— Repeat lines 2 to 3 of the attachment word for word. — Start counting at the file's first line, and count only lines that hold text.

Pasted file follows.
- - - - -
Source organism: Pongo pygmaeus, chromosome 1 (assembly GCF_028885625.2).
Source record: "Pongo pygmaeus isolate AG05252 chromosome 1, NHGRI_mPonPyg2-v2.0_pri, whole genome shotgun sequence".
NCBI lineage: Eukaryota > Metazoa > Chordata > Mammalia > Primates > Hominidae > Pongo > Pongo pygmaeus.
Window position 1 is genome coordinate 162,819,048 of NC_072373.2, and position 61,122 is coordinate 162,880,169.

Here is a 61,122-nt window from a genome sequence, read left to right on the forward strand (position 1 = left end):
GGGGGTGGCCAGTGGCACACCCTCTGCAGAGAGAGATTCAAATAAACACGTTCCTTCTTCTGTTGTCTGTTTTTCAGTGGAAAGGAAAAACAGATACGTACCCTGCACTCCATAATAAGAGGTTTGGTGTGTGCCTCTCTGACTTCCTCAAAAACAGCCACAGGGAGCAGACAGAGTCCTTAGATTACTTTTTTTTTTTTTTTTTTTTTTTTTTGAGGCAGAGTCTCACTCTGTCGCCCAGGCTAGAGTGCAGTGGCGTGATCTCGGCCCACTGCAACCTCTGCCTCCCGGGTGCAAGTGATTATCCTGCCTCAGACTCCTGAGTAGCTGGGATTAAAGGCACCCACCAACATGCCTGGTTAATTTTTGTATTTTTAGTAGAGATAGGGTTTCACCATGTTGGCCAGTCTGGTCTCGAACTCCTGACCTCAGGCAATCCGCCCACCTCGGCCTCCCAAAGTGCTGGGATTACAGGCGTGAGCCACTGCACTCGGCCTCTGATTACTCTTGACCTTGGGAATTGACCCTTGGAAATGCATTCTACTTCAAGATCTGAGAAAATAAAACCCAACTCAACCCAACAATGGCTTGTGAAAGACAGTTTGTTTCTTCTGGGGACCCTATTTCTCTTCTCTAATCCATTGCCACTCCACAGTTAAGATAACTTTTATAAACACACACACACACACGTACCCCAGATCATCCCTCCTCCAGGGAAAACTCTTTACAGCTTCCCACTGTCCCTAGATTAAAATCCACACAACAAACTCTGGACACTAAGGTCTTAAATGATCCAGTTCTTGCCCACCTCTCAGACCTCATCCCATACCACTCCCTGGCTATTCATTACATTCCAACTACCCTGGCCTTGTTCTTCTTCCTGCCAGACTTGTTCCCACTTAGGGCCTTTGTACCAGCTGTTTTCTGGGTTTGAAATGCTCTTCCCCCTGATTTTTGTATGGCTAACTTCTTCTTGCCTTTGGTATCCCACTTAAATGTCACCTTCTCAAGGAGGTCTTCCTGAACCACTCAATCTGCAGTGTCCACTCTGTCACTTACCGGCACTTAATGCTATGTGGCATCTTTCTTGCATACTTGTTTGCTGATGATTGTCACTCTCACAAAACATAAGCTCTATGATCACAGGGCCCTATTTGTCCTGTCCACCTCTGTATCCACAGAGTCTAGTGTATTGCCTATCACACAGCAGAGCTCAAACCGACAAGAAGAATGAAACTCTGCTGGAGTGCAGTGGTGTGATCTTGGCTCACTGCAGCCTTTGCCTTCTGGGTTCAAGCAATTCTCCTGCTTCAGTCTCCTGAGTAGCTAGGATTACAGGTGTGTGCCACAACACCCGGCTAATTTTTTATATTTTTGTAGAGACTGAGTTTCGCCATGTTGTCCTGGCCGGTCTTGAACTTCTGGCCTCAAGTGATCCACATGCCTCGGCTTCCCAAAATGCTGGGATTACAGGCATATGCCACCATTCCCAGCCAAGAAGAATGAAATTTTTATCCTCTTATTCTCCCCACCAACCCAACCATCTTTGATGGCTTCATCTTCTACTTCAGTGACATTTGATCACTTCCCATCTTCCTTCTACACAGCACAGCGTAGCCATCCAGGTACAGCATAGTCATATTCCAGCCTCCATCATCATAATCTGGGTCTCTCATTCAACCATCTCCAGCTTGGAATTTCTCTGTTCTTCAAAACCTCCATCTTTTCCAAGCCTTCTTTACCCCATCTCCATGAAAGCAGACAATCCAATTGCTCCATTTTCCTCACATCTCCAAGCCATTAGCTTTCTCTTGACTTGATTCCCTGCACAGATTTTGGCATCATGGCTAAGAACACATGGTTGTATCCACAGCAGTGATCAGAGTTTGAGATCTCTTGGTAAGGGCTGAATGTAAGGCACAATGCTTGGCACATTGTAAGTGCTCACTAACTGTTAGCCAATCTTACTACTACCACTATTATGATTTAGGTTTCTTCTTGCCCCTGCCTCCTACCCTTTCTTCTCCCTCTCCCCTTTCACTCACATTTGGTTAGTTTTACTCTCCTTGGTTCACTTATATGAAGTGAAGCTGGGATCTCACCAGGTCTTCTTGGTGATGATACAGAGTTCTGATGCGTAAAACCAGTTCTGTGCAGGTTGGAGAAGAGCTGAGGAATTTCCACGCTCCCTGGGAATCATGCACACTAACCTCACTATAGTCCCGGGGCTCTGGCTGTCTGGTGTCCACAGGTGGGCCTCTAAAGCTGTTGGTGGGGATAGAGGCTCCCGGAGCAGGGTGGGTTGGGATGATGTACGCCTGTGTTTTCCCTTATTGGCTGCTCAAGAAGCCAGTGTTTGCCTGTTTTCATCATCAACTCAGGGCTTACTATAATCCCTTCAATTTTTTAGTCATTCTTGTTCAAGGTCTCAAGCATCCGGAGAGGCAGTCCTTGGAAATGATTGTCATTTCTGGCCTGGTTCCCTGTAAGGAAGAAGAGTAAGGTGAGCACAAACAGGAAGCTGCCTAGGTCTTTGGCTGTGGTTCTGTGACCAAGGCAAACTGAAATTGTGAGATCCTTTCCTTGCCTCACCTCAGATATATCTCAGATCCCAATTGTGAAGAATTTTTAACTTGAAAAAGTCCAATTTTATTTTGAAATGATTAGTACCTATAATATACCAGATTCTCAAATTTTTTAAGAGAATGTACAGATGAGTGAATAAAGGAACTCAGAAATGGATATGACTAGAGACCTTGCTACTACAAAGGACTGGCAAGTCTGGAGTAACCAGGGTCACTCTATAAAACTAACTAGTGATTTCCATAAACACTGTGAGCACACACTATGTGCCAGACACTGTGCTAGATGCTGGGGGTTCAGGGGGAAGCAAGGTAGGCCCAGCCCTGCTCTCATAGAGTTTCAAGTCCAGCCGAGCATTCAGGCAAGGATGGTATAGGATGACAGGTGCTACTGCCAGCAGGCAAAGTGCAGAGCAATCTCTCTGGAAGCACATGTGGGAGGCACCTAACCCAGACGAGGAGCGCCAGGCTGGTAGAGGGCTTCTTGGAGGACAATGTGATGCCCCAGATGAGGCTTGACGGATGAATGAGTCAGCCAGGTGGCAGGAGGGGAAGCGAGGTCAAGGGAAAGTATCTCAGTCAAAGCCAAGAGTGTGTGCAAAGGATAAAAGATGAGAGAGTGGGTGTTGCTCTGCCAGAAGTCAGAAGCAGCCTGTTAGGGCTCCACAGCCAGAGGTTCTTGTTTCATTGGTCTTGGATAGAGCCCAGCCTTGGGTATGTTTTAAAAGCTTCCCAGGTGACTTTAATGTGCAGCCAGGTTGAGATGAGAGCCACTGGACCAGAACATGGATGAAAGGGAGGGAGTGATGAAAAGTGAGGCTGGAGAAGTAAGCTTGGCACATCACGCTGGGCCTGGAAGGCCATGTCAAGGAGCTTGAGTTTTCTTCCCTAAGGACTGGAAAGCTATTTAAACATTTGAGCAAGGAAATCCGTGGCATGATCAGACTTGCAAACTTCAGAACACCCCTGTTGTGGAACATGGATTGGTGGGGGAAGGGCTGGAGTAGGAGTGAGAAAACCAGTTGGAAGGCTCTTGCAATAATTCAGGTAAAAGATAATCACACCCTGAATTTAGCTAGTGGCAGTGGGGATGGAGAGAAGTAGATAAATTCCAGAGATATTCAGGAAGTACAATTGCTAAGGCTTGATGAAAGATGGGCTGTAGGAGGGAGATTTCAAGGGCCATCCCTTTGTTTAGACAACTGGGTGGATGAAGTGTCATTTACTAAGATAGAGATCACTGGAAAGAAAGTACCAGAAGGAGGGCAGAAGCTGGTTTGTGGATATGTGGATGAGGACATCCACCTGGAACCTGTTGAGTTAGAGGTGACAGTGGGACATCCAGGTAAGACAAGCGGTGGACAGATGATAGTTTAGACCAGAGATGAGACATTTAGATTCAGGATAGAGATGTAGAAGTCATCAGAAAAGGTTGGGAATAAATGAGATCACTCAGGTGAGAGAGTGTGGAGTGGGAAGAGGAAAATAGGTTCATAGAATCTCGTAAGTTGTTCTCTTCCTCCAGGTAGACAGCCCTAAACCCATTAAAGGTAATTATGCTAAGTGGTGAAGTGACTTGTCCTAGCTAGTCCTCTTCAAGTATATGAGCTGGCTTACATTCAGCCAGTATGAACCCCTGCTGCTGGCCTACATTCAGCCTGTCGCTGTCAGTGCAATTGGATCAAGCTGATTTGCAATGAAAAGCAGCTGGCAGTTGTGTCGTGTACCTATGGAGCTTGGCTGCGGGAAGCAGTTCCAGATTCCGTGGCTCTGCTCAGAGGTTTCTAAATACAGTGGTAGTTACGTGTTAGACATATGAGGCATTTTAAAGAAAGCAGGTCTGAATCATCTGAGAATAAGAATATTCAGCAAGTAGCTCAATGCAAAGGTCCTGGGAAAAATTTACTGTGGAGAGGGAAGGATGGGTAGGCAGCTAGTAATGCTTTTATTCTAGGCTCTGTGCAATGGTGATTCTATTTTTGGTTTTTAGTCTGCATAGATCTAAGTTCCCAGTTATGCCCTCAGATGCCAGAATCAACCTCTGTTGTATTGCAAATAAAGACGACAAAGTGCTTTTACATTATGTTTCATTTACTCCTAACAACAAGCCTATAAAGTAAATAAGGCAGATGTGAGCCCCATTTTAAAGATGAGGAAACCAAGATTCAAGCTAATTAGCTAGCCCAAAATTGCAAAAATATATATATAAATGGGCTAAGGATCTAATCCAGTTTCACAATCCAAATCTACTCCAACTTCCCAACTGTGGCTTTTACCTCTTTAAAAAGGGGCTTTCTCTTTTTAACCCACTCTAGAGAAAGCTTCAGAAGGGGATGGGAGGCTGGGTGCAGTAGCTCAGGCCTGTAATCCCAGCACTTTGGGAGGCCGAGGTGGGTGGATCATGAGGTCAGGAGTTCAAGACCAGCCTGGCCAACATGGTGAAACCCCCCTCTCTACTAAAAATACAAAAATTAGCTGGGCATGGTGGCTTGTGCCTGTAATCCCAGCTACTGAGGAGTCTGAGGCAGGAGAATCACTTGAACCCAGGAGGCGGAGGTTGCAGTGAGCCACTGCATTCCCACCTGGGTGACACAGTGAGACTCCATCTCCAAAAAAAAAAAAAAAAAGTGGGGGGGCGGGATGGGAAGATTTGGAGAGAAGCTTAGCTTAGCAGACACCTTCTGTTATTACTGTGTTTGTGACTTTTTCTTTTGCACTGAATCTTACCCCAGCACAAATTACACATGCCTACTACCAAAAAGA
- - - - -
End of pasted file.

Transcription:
Source record: "Pongo pygmaeus isolate AG05252 chromosome 1, NHGRI_mPonPyg2-v2.0_pri, whole genome shotgun sequence".
NCBI lineage: Eukaryota > Metazoa > Chordata > Mammalia > Primates > Hominidae > Pongo > Pongo pygmaeus.